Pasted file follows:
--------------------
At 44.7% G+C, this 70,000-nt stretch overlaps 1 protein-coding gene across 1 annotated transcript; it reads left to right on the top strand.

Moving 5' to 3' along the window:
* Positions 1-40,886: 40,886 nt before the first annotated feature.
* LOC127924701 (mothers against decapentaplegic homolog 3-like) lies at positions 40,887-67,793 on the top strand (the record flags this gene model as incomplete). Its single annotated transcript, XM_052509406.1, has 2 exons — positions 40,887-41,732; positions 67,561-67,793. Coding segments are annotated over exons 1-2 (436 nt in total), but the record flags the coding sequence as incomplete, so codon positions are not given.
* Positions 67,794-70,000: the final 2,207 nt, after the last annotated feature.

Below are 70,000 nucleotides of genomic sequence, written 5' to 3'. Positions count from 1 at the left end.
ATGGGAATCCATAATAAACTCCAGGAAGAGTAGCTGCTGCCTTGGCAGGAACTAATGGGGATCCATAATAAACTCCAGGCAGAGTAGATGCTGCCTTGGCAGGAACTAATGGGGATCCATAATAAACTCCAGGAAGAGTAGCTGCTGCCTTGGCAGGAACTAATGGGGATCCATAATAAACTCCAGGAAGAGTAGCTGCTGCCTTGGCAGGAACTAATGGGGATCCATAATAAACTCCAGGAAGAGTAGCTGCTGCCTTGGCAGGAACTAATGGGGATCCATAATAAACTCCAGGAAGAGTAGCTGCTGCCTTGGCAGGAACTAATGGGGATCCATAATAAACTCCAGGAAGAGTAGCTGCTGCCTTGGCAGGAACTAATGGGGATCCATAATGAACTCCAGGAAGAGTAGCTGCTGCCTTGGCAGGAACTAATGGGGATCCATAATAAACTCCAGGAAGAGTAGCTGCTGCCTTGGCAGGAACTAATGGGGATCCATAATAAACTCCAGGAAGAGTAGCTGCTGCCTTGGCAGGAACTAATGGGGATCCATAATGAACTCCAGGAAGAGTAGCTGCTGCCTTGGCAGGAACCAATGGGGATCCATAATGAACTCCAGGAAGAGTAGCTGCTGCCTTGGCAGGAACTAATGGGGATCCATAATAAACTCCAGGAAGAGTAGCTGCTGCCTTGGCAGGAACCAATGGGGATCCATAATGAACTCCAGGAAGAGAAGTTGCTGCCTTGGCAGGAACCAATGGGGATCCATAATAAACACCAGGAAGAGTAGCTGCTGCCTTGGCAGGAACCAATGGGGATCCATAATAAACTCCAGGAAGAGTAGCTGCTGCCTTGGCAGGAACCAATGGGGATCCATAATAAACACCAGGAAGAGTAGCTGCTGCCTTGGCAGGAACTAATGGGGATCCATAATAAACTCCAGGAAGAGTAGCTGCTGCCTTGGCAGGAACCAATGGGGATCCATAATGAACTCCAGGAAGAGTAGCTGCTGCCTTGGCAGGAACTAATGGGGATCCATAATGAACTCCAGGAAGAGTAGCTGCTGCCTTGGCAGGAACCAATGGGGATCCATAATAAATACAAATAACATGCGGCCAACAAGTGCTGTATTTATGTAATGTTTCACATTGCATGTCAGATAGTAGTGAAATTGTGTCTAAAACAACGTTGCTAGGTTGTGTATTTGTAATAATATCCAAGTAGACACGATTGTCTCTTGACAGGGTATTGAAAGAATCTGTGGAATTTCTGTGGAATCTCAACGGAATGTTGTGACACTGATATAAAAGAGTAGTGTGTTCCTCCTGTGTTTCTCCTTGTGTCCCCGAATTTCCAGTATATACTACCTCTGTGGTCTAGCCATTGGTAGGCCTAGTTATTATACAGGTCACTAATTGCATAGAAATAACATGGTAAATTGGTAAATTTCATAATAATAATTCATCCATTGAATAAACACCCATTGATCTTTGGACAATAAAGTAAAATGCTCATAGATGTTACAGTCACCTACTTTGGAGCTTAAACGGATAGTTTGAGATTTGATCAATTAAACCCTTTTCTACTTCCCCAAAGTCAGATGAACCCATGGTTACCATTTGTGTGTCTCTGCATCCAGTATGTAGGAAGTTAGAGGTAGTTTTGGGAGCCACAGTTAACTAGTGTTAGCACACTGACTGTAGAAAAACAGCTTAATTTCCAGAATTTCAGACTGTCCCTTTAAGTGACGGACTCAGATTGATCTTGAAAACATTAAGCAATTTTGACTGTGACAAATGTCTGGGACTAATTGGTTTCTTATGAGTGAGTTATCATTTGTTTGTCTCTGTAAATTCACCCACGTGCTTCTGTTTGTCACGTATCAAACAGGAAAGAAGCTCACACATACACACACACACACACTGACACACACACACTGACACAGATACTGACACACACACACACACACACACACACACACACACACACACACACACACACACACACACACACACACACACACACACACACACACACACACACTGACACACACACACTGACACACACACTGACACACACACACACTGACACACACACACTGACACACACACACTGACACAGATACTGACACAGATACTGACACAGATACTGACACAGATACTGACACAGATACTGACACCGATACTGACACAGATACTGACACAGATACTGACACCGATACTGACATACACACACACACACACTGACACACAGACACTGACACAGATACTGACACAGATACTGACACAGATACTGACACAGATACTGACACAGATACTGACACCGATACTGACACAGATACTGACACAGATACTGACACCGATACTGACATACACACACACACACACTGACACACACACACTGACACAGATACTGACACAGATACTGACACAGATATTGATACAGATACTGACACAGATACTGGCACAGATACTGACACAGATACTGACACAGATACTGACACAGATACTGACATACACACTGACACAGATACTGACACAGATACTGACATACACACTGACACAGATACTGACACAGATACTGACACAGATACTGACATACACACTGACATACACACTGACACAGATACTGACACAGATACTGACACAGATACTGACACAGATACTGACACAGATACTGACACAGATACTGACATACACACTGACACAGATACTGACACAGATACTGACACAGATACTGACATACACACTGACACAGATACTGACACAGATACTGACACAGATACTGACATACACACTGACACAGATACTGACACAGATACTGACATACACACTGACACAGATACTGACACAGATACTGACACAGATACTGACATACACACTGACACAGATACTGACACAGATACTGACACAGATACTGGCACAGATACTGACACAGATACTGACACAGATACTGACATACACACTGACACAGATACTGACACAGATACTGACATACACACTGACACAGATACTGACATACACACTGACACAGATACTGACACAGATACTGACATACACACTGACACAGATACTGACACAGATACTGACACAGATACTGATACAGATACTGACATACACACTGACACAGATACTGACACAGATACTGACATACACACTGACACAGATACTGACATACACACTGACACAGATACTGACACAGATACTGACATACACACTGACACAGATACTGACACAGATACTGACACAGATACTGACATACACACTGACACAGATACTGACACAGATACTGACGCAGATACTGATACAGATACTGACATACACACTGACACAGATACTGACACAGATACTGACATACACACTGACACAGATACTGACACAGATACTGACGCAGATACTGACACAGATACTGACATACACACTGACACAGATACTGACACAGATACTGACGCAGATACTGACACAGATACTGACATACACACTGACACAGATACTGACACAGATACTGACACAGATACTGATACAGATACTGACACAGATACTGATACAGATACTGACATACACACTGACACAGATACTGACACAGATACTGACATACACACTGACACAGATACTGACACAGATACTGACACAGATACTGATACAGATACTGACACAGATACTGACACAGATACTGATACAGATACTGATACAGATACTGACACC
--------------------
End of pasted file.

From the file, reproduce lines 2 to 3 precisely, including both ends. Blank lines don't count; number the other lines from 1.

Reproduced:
Moving 5' to 3' along the window:
* Positions 1-40,886: 40,886 nt before the first annotated feature.